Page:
Tuesday, November 27, 2018

Advent Awaits

"Night of Silence," written and published by Daniel Kantor, is one of my favorite Advent hymns. Although often described as a Christmas carol when paired with "Silent Night," it was written for the Advent season. Daniel Kantor wrote the piece when he was a student at the University of St. Thomas in 1981 and explains the text “was inspired in part by the north woods of Wisconsin and the sparkle of freshly-fallen snow in the moonlight of a subzero winter’s night” (music.ihmbrooklyn.org).

This song deeply touches my heart because it describes the meaning of Advent in both music and words. One has only to listen to it and feel the depths of despair, darkness and a longing for light to lead us to hopefulness for the future. This is the season of Advent, waiting in the bone-chilling cold, darkness enveloping our souls, waiting…waiting for the dawn of a new day where we will fully share with God the joy of His promise, redemption through the birth of His Son.

As Christians, we know the story of our Savior’s birth, yet our seasonal church calendar causes us to remember again and again the darkness we live in without God’s mercy and promise of redemption with Christ’s birth. Advent is a time of self-reflection, anticipation of God’s promises. It reminds us of moving to the Light, God’s Light, where we will experience the timeless breath of His love with the gift of His only Son.

I hope you will listen to "Night of Silence" and "Silent Night" and find it as deeply meaningful as I have during the Advent weeks ahead. Wishing you Light in the darkness.

Mary Baier, OblSB

Tuesday, November 20, 2018


Photo: Karen Streveler, OSB
You and I can probably name several people in our lives that seem to spontaneously give expression to gratefulness. When receiving a message or gesture of gratefulness from them, it exudes a not-so-subtle energy that reminds us of something or someone for whom we too are grateful. Sometimes we even act on that insight and sometimes it just doesn’t work out at the time. However, the power of that thankful gesture remains planted somewhere in our brain to be visited at another time or place. As a result, when future occasions for gratefulness arise within us, we actually might more readily pick up the phone, email access or, on unique occasions, actually find our dusty pen and writing material to send a card or letter to the person that awakened this gratefulness-space within us.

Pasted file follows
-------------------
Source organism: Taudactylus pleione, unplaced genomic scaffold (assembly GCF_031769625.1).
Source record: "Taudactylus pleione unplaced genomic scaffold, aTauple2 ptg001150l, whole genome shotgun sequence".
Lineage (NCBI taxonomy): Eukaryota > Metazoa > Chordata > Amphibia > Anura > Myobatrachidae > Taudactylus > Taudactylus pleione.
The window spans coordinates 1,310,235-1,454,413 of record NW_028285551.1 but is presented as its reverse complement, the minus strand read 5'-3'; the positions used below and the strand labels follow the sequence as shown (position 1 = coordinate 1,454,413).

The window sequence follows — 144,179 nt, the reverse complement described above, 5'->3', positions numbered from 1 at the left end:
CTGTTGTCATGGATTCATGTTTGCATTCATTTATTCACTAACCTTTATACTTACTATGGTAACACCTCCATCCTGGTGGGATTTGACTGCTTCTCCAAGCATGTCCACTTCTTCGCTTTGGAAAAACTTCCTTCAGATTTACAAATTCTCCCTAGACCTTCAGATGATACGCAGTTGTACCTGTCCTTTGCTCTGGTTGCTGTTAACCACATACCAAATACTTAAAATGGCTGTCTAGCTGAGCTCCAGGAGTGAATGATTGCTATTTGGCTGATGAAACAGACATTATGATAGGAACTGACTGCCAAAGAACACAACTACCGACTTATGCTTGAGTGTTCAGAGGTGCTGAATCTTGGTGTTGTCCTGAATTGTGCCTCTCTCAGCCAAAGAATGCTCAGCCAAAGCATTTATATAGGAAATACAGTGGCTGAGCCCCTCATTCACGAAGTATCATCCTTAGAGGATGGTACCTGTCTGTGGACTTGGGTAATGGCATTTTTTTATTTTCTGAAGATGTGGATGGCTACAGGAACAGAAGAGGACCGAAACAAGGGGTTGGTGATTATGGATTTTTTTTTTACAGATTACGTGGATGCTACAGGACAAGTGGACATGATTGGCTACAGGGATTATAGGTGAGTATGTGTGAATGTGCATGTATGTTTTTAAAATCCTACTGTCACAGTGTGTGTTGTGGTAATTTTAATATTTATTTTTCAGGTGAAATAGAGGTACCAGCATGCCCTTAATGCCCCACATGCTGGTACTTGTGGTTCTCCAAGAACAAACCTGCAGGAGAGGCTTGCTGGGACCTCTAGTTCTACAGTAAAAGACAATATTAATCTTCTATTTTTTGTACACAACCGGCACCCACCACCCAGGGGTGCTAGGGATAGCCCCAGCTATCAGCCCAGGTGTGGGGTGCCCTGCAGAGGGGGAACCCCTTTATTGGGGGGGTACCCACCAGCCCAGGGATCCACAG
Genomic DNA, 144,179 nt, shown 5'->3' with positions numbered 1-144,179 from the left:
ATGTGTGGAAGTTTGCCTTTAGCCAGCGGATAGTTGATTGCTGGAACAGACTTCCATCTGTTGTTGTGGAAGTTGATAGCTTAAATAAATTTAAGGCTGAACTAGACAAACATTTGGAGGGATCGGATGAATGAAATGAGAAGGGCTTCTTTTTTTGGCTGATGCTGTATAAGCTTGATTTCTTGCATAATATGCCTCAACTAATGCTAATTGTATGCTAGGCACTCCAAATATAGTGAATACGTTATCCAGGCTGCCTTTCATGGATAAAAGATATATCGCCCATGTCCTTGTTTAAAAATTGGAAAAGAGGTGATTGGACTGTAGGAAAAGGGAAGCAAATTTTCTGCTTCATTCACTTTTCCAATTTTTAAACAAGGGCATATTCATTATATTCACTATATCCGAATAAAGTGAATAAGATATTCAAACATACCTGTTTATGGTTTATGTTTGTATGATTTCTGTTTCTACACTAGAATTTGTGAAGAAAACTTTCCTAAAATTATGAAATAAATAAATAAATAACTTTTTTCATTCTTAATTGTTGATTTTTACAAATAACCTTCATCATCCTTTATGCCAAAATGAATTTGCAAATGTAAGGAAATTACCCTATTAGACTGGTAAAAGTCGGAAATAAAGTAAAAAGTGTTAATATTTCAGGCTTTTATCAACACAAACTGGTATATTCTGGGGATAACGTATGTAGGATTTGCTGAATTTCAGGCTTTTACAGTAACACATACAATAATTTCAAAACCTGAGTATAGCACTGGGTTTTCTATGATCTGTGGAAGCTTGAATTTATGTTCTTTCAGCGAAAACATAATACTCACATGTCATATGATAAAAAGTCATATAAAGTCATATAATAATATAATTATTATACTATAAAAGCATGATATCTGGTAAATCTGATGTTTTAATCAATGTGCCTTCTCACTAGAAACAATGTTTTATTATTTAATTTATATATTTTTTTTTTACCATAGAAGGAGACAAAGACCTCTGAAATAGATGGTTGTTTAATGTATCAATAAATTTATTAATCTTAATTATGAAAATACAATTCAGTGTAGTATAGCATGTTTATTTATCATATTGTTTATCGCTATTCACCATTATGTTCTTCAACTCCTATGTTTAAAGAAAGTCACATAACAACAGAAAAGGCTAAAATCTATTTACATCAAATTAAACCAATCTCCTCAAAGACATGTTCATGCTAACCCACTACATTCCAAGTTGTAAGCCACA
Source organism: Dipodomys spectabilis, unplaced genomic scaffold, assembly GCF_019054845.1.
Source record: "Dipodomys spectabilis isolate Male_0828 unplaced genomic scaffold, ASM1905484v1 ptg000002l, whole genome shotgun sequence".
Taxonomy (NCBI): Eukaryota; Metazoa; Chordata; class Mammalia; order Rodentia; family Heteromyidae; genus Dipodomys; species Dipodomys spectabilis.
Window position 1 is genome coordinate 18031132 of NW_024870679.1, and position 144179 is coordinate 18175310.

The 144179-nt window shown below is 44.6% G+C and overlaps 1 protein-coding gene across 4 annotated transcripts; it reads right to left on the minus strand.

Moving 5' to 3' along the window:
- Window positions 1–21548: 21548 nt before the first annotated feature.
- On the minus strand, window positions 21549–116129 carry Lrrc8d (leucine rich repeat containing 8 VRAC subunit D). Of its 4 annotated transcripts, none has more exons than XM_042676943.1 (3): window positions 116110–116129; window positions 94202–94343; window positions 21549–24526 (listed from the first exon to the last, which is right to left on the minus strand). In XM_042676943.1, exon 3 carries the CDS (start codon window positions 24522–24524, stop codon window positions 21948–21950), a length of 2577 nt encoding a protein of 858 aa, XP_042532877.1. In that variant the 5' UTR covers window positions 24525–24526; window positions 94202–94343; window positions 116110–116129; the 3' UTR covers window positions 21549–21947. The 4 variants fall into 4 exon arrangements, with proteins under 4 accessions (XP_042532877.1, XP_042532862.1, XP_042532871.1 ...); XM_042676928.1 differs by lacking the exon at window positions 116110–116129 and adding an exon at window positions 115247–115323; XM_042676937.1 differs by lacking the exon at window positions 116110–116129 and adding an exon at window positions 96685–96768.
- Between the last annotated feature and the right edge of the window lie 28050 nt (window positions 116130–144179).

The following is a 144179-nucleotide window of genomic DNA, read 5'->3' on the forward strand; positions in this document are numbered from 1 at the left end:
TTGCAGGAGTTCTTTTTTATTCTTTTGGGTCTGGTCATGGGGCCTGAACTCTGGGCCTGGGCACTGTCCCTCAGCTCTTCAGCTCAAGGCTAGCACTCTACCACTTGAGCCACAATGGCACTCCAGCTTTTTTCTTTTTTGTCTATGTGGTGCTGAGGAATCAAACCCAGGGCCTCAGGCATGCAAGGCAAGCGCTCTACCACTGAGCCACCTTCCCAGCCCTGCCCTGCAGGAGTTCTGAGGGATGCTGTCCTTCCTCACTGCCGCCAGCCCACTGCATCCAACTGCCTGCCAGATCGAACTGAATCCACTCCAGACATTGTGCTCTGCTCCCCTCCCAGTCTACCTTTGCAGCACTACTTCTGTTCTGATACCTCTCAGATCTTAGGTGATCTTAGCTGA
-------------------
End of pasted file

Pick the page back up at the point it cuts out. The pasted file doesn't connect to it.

Recently, my family helped me celebrate the 60th anniversary of my monastic profession. One of their church friends had also heard about this, so she sent me a card. In it, she first commented on my celebration and then said what a delight in her life she felt to be able to regularly connect with my brother and sister-in-law. I wasn’t quite sure whether her comment about me or her comment about them was the greater gift. This friend probably has no idea how her consistent gracious words and actions affect other people. It seemed to personalize the recent comment of Heda Bejar who said, “The fragrance always remains in the hand that gives the rose."

Mary Rachel Kuebelbeck, OSB

Tuesday, November 13, 2018

Monastics First and Foremost

Photo: Nancy Bauer, OSB